DDoS attacks are on an upward trend. They’re easier than ever to purchase and put into practice. These attacks cause major downtimes, which quickly becomes expensive. In 2014, analyst house Gartner released a study regarding the cost of downtime. Based on industry surveys, Gartner concluded that downtime can cost around $5,600/minute. In 2018, this number is likely much higher. (Gartner has not released a similar study since 2014)
So how can you prevent network downtime? Through a variety of ways, and we have covered them during the past few months on our Network Monitoring site. Below are some of the highlights and our current take on these issues.
“DDoS attacks are carried out by hijacked devices. The devices send numerous requests to a single target and flood websites, applications, or networks with overwhelming traffic. These attacks cause congestion and bandwidth consumption, potentially shutting down your service or networks”
With more network connected devices each year, there’s an increase in potential hijackable devices. BYOD workplaces, public WIFI, IoT devices are especially vulnerable. These new devices bring an additional need for effective DDoS mitigation and monitoring tools. As exciting as it can be to introduce new methods of productivity, being responsible and secure should always take priority.
Buying DDoS Services
“A recent report by cybersecurity company, Armor, went into detail regarding black market dark web offerings, including “cybercrime-as-a-service.” One of the services offered was, of course, DDoS attacks. They found that DDoS attacks can go for as low as $10 per hour or $200 per day. Armor surveyed over 1,000 organizations and found that 84% of them had dealt with at least one DDoS attack in the last year.”
“There are illegal services online where people can pay for DDoS attacks, these services are called “booters” or “stressers.” People, even children, threaten each other with DDoS attacks during something as simple as online disagreements.”
Considering the ease of carrying out a DDoS attack, enterprises need a defense plan. There are incidents where even children carry out DDoS attacks. This is a relatively common practice amongst young people playing online games.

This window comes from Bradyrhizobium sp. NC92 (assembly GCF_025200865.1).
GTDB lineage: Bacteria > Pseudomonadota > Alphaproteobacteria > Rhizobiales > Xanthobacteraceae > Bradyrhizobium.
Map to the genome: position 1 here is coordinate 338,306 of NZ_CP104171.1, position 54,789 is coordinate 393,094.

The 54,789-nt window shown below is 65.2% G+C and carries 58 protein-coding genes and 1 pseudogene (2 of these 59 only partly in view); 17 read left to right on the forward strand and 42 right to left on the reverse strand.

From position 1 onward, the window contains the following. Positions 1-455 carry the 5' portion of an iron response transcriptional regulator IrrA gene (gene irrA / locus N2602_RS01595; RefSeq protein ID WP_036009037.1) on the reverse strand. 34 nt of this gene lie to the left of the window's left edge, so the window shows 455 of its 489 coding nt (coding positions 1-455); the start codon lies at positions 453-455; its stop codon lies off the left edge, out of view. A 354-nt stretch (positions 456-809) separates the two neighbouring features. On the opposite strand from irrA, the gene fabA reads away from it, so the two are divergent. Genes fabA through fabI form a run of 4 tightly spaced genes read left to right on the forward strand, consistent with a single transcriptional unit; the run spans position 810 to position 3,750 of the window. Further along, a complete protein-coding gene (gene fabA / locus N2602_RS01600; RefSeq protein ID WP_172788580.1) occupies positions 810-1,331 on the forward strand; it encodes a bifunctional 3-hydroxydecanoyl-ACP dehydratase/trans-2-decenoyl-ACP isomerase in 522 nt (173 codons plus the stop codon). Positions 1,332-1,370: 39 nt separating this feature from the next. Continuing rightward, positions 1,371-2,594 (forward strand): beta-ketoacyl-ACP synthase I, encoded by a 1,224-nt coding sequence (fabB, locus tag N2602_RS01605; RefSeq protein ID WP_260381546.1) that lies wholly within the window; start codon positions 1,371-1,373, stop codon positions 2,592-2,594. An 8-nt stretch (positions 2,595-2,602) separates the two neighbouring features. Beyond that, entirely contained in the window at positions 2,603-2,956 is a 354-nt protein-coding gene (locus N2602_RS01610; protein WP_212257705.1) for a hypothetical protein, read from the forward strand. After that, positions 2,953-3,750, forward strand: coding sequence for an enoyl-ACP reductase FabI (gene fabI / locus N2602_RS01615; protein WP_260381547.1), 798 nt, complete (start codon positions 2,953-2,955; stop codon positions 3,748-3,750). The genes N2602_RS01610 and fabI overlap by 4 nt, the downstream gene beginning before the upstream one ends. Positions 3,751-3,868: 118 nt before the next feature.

To emphasize the ease of DDoS, we used the example of 21-year-old Alex Bessell. He was responsible for launching attacks against major companies including Google, Skype, and Nintendo. These were bold targets and it didn’t work out for him.
Network Monitoring DDoS Use Case
ThousandEyes gave a detailed insight of the GitHub DDoS attack. Of the attack, they state, ‘DDoS attacks are becoming more frequent and ever more powerful. While the GitHub attack had minimum service interruption and showcased a well-executed mitigation process, not all DDoS attacks are created equally.’”
The DDoS attack on GitHub was the largest in history. However, this isn’t likely to last long; DDoS attacks are growing in effectiveness with increased attack surfaces. This particular attack didn’t appear to have financial motivations. Experienced hackers don’t necessarily spend time on DDoS. They’re simple to execute and often used to troll.; but there are certainly examples of attackers holding a network hostage, this isn’t necessarily the norm.
How Network Monitoring Can Help
“Network monitoring is developing quickly alongside IoT devices. IoT devices are expanding the network and introducing new security flaws. IoT devices, being so numerous, introduce even more hijackable devices with little to no security. This increases the potential of DDoS attacks. Despite this, new challenges bring out innovative ideas. Intent-based networking has become the next trend in easing network management.
Intent-based monitoring grows alongside the expanding world of IoT devices. Having additional visibility allows your company to see where threats are coming from and how to secure those avenues. Gaining insight into an attack immediately allows network engineers to focus their time on valuable defense procedures. IoT devices might be vulnerable to hijacking but being able to monitor their behavior can make defending against them easier.”
“DDoS Mitigation tools are generally offered as add-ons from ISPs, but these are typically only valuable for smaller attacks. Mitigation tools are offered as standalone products from specialists as well. Learning the ins-and-outs of your network is just as important as snuffing out an attack. So, pairing network monitoring solutions with a DDoS mitigation tool can often be the best option for enterprises.”
For example, Akamai Prolexic combatted the GitHub DDoS attack with the help of ThousandEyes. This is the perfect example of tools working together to create a more effective solution to major network issues.
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